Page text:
In the past, joint replacements for the fingers have been made of metal or silicone. But problems with these materials has led to the development of a pyrolytic carbon (pyrocarbon) implant. One of the designers of this implant is Dr. Robert D. Beckenbaugh from the Mayo Clinic in Rochester, Minnesota.
In this article, Dr. Beckenbaugh and Dr. Rizzo present the pros and cons of this new implant. Step-by-step surgical technique is outlined for use of the pyrocarbon implant in the proximal interphalangeal (PIP) joint.
The PIP joints are the middle joints of the fingers. Color photos of the main steps in the surgery are included. A video of the procedure is available on-line. Standard guidelines for therapy after surgery are also included.
Pyrocarbon implants can be used for osteoarthritis, rheumatoid arthritis, instability, and stiffness or deformity of the fingers. There are some conditions which prevent the use of this type of implant. For example, patients with infection or tendons that can’t be repaired are not good candidates for pyrocarbon PIP joint replacement.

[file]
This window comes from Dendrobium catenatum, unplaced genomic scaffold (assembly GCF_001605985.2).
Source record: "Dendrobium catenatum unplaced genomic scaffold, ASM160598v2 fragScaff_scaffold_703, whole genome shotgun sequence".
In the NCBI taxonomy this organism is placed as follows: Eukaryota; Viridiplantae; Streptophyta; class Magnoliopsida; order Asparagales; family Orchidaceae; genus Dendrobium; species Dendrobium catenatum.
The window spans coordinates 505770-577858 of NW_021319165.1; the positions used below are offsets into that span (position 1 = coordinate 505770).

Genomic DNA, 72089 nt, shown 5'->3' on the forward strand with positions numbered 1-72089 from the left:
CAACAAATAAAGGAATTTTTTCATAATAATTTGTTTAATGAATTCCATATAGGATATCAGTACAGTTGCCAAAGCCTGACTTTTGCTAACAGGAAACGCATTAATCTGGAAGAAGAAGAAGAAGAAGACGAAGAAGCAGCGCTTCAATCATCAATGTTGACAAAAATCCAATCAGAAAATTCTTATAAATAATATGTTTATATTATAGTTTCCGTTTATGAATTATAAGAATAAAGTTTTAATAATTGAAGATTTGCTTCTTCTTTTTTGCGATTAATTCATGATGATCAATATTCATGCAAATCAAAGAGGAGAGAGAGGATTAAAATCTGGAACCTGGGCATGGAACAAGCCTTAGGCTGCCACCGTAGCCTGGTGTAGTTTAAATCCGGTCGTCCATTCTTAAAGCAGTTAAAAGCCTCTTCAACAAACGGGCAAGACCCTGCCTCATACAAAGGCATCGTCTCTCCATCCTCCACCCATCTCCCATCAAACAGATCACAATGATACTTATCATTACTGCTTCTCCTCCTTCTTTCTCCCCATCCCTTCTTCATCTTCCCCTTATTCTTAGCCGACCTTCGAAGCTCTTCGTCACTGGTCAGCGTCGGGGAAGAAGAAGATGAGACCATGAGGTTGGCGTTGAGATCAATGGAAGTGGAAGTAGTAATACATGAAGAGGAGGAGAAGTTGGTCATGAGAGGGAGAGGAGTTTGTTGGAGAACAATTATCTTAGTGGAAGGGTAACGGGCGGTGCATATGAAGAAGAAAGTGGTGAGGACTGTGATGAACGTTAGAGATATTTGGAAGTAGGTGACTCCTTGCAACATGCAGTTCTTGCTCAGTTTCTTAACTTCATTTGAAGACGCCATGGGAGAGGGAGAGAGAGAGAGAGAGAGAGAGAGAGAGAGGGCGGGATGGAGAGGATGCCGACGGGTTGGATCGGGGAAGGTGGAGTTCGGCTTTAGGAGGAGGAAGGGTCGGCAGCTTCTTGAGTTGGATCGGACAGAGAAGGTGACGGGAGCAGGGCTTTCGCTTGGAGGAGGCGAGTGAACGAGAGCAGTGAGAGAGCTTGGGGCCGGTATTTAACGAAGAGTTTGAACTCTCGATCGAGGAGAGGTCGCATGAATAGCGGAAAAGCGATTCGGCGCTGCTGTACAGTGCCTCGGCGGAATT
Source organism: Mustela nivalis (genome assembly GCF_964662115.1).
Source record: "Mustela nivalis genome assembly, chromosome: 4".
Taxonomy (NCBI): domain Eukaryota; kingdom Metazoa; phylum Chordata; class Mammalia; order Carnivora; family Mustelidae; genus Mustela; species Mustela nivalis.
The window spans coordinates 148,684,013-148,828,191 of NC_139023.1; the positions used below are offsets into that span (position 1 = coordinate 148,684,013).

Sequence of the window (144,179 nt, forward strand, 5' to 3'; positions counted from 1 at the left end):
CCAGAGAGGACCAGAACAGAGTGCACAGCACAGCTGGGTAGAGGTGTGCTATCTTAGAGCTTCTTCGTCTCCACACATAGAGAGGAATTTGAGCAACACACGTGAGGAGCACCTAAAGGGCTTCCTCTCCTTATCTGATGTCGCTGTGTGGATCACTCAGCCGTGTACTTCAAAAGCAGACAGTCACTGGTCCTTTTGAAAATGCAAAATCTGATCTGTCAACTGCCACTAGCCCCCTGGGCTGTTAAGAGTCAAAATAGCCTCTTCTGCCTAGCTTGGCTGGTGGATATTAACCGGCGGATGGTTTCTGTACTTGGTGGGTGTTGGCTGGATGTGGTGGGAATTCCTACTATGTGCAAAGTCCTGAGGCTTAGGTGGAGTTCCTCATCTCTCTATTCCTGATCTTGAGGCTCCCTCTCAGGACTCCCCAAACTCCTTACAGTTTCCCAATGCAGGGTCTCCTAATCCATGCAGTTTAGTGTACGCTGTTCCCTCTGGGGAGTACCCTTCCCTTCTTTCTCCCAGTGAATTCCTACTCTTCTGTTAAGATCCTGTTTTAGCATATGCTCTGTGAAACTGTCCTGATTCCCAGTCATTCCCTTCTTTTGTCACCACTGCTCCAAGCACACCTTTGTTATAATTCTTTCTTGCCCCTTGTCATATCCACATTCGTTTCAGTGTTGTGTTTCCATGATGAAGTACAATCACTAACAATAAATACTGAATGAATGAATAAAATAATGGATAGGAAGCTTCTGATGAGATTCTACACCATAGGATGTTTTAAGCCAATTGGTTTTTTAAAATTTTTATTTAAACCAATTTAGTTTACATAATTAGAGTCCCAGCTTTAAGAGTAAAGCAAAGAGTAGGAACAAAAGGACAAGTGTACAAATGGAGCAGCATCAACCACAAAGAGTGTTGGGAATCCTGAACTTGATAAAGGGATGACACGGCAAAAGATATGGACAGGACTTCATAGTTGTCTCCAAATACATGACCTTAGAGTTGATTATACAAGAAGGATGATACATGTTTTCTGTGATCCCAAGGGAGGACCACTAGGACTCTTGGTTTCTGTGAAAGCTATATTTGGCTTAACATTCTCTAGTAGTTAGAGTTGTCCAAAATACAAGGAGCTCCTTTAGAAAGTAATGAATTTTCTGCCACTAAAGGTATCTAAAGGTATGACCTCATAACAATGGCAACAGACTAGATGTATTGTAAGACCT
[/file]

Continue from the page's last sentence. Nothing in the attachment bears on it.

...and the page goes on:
During the operation, the bone and joint is prepared for an implant. A trial implant is put in place to get the best fit and alignment. Surgeons use fluoroscopy to make sure everything fits properly. Fluoroscopy is a type of X-ray imaging that allows the surgeon to see inside the body while doing the operation.
Once the size and placement of the trial implant are correct, then the final implant is inserted. The soft tissues cut open in order to do the surgery are repaired. The skin is closed with sutures. A padded dressing and plaster splint are applied to the finger.
The authors provide a table of guidelines for rehab from day four through the first three months. Splinting, exercises, and activities are discussed. A summary of tips and pitfalls for the surgeon to watch out for is also included.